Saturday, January 7, 2023

Chicory Hill

On December 10th 1926, Leonard Cline and his second wife Katharine Gridley (who were married only a month earlier on November 9th) purchased a large amount of land in rural Mansfield, Connecticut, to the north of Willimantic.

On December 23rd, The Willimantic Chronicle reported on the sale by the Tryson Real Estate Agency of “Koulaga place on Wormwood Hill, Mansfield, seventy-five acres of land with buildings, to Leonard and Katharine Cline of New York City.” The land had also been known as  Knoll Crest, but the Clines renamed it Chicory Hill.

Cline sent a small photograph of the house at Chicory Hill to his ex-wife, Louise, and their two children, Mary Louise and Leonard III. Cline wrote: “This is the house, perhaps 200 years old. All hand-hewn oak beams, doors of one plank, hinges and latches hand-wrought, four fireplaces and a huge Dutch oven. I built half the furniture. White roses around it; and in front an ancient haunted orchard.” 

 

On May 10th, 1927, Katharine Gridley Cline signed a quitclaim deed that released to her husband and his heirs “all her rights of dower and other interests” in the property. Less that one week later, in the early hours of May 16th, a tragic event happened that changed the entire trajectory of Cline’s life.

Wilfred Irwin, who was staying with Cline at Chicory Hill, was wounded by a shotgun after a drunken quarrel. When the authorities arrived, Cline was found carrying the shotgun. Irwin was taken to a nearby hospital, but he died some hours later, and the State of Connecticut, looking into the matter,  charged Cline with first degree murder. The trial began in September 1927, but ended abruptly after four days of jury selection when Cline pleaded guilty to the lesser charge of manslaughter. He was sentenced to one year in jail, with a $1,000 fine.

Cline spent his sentence in the Tolland Jail. His second wife Katharine deserted him, and Cline re-converted to Catholicism—he had first converted to Catholicism in his youth, but in his college days at the University of Michigan he had become atheist. Cline was released from jail two months early, his sentence shortened for good behavior. On July 15th 1928, he returned to his home at Chicory Hill, where some friends had arrived to assist and support him.

On August 31st, he received three special visitors, his ex-wife, Louise, and their children Mary Louise and her younger brother Leonard. I believe these two small photos of the home at Chicory Hill were taken then.



Sixty-some years later Cline’s daughter reminisced about that summer at Chicory Hill: The house had a little entry, and a square staircase. There was a large middle room, a massive stone fireplace and a dutch oven. To the left there were two adjoining rooms, one used as a bedroom, the other as a sitting room or office. The house had no plumbing. On one side of the house was a carriage entry, covered to pull in a wagon. (Her father wanted to expand the house on this side.)  There was an old barn down the hill, with a stone foundation and a wooden top.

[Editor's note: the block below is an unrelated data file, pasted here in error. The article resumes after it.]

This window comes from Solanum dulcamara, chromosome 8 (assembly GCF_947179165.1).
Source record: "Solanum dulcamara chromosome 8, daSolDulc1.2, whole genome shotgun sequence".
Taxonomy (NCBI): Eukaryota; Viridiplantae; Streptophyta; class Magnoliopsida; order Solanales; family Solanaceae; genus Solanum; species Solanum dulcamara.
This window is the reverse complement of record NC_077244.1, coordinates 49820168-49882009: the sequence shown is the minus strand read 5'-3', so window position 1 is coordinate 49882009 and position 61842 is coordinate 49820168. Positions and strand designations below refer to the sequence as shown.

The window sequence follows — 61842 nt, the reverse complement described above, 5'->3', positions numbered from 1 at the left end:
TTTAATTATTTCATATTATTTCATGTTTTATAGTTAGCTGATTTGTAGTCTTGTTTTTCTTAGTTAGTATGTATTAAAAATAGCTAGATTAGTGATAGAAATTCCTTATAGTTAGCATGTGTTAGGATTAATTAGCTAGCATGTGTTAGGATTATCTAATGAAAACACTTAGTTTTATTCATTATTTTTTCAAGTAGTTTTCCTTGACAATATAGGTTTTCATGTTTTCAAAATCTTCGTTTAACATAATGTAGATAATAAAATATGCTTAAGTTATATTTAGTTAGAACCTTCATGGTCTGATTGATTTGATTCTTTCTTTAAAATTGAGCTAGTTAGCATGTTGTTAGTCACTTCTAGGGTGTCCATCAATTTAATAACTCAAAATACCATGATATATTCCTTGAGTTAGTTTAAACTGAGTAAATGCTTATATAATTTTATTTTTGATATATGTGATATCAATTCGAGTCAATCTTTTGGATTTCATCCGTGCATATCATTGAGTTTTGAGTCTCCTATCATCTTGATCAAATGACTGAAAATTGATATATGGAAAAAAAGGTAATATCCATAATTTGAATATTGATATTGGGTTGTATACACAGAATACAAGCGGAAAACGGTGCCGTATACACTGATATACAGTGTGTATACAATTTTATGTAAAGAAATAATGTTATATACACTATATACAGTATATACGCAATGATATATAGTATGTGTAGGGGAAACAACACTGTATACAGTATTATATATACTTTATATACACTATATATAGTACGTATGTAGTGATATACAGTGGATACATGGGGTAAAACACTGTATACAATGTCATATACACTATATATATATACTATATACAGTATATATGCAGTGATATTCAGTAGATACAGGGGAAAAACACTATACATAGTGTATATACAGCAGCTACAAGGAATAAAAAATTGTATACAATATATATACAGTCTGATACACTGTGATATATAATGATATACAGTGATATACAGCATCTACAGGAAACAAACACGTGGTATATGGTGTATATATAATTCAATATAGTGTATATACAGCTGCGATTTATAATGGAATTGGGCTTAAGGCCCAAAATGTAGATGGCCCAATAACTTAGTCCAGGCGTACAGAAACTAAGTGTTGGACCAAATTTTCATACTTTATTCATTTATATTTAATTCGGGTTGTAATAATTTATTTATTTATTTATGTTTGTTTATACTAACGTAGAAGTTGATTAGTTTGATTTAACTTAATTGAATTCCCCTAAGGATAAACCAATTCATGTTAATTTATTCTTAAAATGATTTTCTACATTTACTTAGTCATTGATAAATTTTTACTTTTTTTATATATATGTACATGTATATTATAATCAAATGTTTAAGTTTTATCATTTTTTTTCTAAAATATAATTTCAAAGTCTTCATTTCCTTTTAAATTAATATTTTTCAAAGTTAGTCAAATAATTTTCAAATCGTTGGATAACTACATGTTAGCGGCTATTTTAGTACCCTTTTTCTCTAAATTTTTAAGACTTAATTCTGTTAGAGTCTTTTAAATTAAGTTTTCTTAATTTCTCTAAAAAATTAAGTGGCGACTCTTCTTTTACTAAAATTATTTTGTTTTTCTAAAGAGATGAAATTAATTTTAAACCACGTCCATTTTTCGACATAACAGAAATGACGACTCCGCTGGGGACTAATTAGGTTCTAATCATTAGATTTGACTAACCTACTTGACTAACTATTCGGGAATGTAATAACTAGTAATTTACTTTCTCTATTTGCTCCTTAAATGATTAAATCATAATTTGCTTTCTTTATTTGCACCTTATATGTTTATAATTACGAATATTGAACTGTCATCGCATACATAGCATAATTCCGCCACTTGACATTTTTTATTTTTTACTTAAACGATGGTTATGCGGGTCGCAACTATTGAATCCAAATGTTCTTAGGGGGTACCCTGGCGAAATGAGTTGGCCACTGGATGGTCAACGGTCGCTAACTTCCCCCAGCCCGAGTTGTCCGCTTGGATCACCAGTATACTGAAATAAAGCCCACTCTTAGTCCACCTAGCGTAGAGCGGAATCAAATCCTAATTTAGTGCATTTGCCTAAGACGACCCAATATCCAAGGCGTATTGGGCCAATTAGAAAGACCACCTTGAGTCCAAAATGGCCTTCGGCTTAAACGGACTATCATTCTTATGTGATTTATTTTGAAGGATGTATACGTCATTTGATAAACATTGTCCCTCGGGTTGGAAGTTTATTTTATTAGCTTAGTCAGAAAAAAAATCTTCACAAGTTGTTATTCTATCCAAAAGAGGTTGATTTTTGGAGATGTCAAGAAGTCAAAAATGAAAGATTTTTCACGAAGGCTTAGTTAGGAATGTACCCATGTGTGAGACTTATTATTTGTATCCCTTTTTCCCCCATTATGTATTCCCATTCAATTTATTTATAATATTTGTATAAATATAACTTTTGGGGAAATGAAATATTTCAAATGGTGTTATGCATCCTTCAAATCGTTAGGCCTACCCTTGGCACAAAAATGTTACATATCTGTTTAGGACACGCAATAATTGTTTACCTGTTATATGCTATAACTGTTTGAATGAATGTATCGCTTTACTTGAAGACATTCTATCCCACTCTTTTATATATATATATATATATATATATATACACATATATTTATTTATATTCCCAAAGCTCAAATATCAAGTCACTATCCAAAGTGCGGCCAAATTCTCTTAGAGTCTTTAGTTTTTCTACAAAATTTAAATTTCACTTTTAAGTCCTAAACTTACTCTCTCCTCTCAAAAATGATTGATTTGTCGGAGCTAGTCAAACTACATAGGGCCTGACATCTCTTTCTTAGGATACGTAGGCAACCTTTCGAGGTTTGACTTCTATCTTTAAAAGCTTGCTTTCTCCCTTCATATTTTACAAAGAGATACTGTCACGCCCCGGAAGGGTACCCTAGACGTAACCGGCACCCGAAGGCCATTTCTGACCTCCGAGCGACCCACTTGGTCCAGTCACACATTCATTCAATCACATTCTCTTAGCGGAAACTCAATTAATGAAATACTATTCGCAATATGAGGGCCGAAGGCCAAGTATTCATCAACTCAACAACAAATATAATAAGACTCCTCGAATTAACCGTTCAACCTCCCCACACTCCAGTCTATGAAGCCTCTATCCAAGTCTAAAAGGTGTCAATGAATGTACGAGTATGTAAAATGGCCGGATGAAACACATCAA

At some point in the latter half of 1928, Cline reconciled with his first-wife, and they planned to remarry after Cline could achieve some financial stability. Louise and the children returned to Baltimore, and in late November or December 1928, Cline went to New York City, where his friend Henry Luce, whom Cline had known in Baltimore, had given him a job on Time magazine.

While in jail Cline had made plans to turn Chicory Hill into a kind of artist’s colony, with writers, poets and artists in residence, but the idea never came to any fruition. Cline died of heart failure in mid-January 1929. Chicory Hill was sold to pay off some of the large debt he had left behind.

Sunday, December 11, 2022

Donald Douglas reviews The Dark Chamber in 1927

A rather breathless and overwrought book review, from the 4 September 1927 issue of The New York Herald Tribune. The last paragraph is the best. Donald Douglas (1893-1966) was a journalist, teacher and author. His novels include The Grand Inquisitor (1925), a metaphysical and psychological thriller, and The Black Douglas (1927), a historical novel. 

Moon Magic

by Donald Douglas

There would be only wrong and error in calling Leonard Cline’s The Dark Chamber another one of those tales where men go down on all fours to howl like wolves or take white powders and change themselves into golliwogs. There would be as little use in comparing it to Algernon Blackwood’s best stories or, indeed, in comparing it to anything, for in both the loose and exact sense of the world it is incomparable. Don’t go in fear of the shuddery were-wolves of Dracula, of the spurious booby-traps of the “Gothic Romance” or even the supernatural visitations conjured up in Blackwood’s alarums ringing from the vengeful gods. Nothing of that sort appears in Mr. Cline’s exquisite prose poem, even if he does give you gooseflesh with a black hound named Tod, and even one of his women talks about astrology and turns the bright stars into green mold. One even suspects that Mr. Cline uses his device of vampirism and curious suggestion only as a frame on which to hang the shimmering cloak of his prose that shines like a web from the sun or sings in the ordered cadences of immaculate tonality.